Therefore I approve of Gen Dannett's statement in that he states a shortfall in resources and a breech of the military covenanat, but not when he is referring to when we should leave Iraq.

However once they have retired, a General like any other commentator should be free to say what he likes about policy as long as comments do not breach the official secrets act.
 
#20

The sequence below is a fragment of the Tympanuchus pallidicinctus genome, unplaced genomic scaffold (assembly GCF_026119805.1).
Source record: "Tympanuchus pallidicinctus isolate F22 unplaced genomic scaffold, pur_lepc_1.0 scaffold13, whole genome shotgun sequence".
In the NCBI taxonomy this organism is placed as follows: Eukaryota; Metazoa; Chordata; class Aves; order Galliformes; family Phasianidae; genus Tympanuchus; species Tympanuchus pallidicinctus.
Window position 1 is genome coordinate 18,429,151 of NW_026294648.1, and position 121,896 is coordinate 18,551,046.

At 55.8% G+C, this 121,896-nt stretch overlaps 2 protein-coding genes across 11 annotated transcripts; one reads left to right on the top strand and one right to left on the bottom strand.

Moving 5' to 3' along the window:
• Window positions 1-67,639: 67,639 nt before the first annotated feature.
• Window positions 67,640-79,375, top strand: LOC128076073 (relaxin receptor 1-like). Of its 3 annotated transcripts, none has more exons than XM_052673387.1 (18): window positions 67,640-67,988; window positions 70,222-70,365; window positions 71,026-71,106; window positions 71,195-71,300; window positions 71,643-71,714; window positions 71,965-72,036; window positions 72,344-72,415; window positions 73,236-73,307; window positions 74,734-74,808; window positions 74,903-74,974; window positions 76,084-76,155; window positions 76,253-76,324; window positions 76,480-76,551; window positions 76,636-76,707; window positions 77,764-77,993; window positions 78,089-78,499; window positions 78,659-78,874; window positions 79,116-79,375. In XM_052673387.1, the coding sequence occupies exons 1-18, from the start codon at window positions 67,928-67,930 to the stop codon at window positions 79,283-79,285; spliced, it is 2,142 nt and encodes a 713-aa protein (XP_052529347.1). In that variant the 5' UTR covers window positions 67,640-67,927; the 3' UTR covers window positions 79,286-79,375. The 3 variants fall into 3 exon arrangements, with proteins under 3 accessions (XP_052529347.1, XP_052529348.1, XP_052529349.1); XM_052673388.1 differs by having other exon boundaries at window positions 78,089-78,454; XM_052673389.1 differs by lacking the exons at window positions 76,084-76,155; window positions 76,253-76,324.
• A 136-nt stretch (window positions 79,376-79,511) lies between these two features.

I have noticed a trend, especially prevalent in left wing politicians, to judge extremely harshly those from the public sector who disagree with their views. For all that talk about the rights of 'workers', politicians don't actually want the workers to have any rights which might affect them. The excuse that is used is that it is undemocratic to usurp the elected body - but that seems an odd from of democracy to me - cast your vote and then shut up. Moreover, it never seems to apply when the 'workers' views are in line with the politicians. Clearly, this is all about power. Politicians have fought like buggery to get it, and are certainly not going to see ebbing away due to the intervention of those whose pay packet they control. It is this sentiment that leads to the last setence in the Guardian leader, and I, for one, don't like it. When the Guardian (which I quite like) refers to 'we' in the context of telling public servants what to do, it doesn't mean you and me. It means a coterie of activists, politicians and supposed intelligentsia.